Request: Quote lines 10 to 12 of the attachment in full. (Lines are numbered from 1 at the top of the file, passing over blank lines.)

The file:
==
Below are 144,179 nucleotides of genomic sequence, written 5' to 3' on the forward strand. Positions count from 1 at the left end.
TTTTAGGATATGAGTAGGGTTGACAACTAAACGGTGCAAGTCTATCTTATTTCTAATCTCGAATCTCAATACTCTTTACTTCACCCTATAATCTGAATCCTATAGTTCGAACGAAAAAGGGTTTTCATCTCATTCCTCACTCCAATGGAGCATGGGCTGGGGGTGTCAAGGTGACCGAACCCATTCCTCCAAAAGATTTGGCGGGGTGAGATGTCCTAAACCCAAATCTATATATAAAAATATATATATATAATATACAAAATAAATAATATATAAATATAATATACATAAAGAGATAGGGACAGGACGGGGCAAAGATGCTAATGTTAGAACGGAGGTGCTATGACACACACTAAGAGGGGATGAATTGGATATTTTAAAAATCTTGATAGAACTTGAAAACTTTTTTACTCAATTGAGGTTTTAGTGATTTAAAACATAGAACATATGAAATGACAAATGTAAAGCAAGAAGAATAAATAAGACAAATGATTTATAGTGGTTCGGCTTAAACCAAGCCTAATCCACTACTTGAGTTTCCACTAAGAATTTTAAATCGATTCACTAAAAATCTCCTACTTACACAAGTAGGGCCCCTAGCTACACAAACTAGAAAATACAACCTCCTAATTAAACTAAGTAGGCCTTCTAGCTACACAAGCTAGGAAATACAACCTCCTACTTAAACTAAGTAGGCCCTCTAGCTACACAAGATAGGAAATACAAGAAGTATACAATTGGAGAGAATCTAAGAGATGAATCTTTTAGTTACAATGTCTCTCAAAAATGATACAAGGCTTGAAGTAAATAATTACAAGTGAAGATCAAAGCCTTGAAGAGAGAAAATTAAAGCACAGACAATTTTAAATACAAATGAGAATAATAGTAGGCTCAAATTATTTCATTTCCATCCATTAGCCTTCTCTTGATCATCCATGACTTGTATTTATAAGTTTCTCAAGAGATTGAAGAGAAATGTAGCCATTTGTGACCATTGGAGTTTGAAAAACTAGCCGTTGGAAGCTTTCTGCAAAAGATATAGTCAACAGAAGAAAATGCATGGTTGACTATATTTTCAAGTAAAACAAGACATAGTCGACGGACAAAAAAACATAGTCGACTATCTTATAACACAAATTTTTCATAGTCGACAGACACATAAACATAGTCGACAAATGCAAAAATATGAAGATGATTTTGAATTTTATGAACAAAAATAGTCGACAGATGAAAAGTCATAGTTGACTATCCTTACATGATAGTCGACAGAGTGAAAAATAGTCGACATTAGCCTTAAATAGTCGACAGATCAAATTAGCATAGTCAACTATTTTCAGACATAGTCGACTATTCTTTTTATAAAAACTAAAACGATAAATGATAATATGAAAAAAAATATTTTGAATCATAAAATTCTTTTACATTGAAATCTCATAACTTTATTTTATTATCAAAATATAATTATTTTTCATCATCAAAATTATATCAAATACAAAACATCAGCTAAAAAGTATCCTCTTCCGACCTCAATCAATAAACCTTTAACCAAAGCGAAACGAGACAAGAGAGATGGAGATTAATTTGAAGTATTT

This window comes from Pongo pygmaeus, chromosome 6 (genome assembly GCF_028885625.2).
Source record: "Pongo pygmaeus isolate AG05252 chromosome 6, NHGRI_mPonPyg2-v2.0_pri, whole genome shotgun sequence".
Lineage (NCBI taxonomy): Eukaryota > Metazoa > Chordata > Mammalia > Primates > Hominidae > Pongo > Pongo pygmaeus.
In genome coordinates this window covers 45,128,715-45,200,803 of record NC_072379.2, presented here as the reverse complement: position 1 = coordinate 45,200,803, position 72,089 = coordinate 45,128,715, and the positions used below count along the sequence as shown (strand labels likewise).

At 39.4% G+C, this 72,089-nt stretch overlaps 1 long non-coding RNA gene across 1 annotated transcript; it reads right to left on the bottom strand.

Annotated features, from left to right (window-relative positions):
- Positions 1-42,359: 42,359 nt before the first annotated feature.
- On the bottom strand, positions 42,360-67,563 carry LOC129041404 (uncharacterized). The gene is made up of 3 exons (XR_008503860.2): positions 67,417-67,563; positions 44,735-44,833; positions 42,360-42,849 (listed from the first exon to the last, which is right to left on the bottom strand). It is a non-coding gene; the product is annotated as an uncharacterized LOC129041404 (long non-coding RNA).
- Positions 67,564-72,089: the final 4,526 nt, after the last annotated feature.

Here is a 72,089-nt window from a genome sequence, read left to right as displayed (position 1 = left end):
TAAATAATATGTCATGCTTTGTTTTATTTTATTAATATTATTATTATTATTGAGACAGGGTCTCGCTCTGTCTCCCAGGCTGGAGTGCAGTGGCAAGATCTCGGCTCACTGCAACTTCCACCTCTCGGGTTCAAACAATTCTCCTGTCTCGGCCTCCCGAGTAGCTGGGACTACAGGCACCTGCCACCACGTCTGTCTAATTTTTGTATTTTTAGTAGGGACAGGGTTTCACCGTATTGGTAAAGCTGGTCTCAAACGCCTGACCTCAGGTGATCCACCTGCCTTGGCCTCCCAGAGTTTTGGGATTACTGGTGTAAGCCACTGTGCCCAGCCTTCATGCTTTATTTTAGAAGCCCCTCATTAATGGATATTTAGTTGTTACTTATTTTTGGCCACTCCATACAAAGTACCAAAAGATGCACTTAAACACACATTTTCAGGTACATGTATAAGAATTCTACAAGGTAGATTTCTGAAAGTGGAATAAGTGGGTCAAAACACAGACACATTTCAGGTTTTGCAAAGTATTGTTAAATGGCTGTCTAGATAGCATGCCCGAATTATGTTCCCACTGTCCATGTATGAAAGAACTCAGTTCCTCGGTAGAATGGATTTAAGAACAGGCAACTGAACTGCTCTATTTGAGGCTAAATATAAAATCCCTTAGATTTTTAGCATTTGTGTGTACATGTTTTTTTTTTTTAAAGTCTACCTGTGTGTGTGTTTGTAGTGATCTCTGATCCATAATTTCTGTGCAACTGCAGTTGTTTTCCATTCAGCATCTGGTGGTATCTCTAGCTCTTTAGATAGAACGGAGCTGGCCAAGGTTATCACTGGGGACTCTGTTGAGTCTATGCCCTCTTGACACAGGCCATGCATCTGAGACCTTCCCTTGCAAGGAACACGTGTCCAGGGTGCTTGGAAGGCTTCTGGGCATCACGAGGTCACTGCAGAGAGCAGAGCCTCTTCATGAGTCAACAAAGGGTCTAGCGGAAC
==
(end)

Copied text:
- On the bottom strand, positions 42,360-67,563 carry LOC129041404 (uncharacterized). The gene is made up of 3 exons (XR_008503860.2): positions 67,417-67,563; positions 44,735-44,833; positions 42,360-42,849 (listed from the first exon to the last, which is right to left on the bottom strand). It is a non-coding gene; the product is annotated as an uncharacterized LOC129041404 (long non-coding RNA).
- Positions 67,564-72,089: the final 4,526 nt, after the last annotated feature.

Here is a 72,089-nt window from a genome sequence, read left to right as displayed (position 1 = left end):